Philadelphia and Wilmington partner Andy Kassner and associate Joe Argentina published an article in The Legal Intelligencer titled, “Right to Recoup Medicare Overpayments Doesn’t Create Claim.”

When a provider files for bankruptcy, the debtor-creditor relationship between the Medicare system and provider sometimes plays out in interesting ways. Given the importance of Medicare payments to the continued operation of a hospital, the Medicare administrator must balance the government's right to obtain repayment of overpayments to a hospital with the need to continue providing cash flow to allow the facility to continue operations.

An example of how this unusual creditor's rights relationship can play out was addressed in a decision by the U.S. Bankruptcy Court for the Eastern District of Michigan in In re Community Memorial Hospital, No. 12-20666, (Bankr. E.D. Mich. 2013), where the Centers for Medicare and Medicaid Services (CMS) attempted to obtain a super-priority administrative claim over all creditors for amounts owed for Medicare overpayments. In a holding that distinguished the concepts of recoupment and setoff, the bankruptcy court held that CMS could not assert a super-priority claim in the case because the ability to assert recoupment was not a claim.

The court noted that CMS's rights, as set by Congress, are recoupment and setoff, and the Bankruptcy Code does not override those rights. The opinion states, "Recoupment rights are not an interest in property but are instead a statutory adjustment that defines the proper payment due to a provider." Furthermore, "Recoupment is a defense, not a claim, and does not result in an affirmative recovery."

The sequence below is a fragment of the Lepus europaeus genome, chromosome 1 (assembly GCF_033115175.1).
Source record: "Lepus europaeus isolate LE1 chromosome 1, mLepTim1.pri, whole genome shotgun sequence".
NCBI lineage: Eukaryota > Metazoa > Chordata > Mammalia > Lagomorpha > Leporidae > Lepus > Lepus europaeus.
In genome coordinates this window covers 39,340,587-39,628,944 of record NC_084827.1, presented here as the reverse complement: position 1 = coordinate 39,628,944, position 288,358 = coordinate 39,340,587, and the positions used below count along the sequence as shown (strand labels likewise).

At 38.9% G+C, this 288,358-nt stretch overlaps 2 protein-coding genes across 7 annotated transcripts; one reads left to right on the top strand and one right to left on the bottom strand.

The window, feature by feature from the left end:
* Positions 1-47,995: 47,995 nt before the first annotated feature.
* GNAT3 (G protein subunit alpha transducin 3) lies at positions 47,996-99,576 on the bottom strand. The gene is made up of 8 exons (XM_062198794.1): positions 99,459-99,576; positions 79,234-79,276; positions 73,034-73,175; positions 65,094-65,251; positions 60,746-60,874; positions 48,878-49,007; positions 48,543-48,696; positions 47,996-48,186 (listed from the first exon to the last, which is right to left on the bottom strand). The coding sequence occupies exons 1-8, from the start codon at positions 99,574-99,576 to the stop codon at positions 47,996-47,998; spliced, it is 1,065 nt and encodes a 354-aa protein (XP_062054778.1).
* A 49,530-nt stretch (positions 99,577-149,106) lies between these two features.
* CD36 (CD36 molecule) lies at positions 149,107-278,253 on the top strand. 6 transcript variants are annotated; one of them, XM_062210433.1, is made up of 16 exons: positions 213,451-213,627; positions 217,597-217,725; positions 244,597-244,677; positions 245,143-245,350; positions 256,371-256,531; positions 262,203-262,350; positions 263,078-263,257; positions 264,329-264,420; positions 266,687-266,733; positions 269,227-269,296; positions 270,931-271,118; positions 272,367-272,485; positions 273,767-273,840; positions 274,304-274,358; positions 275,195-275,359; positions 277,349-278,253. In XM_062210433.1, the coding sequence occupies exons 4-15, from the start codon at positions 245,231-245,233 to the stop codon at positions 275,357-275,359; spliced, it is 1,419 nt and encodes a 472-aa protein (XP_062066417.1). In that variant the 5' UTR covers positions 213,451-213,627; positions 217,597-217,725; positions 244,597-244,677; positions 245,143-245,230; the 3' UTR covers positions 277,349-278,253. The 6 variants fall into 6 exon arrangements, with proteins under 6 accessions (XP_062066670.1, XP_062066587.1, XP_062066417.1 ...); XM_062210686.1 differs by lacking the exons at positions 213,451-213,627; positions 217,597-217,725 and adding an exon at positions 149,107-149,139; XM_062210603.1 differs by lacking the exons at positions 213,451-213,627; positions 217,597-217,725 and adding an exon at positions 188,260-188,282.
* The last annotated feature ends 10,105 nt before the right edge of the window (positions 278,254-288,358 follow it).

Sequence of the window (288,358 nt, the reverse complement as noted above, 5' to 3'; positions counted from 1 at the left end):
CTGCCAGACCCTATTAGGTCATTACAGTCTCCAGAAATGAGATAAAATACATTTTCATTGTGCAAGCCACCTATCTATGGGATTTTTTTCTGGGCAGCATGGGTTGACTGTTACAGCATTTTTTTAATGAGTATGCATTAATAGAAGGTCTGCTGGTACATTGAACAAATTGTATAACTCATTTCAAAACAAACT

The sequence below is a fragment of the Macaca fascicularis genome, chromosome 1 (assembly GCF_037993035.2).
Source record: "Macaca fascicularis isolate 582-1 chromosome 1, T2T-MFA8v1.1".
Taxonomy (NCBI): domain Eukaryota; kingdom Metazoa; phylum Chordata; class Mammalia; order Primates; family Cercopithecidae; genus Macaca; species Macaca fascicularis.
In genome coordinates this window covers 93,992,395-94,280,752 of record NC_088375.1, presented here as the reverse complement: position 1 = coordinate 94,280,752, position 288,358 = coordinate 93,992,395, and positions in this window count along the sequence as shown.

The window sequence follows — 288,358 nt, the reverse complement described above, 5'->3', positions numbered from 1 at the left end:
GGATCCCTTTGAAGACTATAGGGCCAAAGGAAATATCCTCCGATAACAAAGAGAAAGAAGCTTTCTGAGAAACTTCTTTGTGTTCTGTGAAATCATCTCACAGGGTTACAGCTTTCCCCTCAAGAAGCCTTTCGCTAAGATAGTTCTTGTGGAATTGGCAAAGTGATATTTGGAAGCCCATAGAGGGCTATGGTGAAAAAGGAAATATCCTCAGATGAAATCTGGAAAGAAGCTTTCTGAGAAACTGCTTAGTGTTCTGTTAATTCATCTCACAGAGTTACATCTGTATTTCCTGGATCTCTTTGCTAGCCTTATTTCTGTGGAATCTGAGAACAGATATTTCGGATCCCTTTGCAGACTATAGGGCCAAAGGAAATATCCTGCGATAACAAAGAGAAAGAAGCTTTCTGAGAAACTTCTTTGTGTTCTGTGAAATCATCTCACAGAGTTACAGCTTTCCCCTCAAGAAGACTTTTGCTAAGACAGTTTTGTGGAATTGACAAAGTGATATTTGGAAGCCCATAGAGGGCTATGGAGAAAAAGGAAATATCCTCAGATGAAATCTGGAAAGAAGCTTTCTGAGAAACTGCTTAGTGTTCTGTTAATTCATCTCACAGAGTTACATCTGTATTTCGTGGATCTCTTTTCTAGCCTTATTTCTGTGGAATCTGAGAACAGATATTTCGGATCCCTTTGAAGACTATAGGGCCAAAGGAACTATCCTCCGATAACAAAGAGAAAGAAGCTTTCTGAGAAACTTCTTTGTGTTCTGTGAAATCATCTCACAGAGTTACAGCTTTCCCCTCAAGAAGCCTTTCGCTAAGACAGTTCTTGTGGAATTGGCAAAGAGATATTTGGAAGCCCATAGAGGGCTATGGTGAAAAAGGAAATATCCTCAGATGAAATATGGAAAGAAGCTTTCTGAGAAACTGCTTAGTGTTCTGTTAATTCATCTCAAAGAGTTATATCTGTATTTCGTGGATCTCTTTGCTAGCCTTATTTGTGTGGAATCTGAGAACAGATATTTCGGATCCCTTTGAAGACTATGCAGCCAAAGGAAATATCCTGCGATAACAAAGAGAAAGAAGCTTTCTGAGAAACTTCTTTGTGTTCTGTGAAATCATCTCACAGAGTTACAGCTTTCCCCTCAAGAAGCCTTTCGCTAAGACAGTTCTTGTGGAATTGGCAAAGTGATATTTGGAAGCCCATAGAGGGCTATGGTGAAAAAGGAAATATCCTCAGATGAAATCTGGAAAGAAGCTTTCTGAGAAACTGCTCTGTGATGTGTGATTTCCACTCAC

Andy and Joe conclude that ultimately, many providers will need to be reorganized or sold by utilizing bankruptcy proceedings, and how the government asserts its rights as a creditor in these proceedings will have an increasing impact on the success of such reorganizations and sales. The Community Memorial Hospital decision is a reminder that these rights will need to be defined in the early stages of the proceeding.

To view the article in The Legal Intelligencer, click here.

Source: The Legal Intelligencer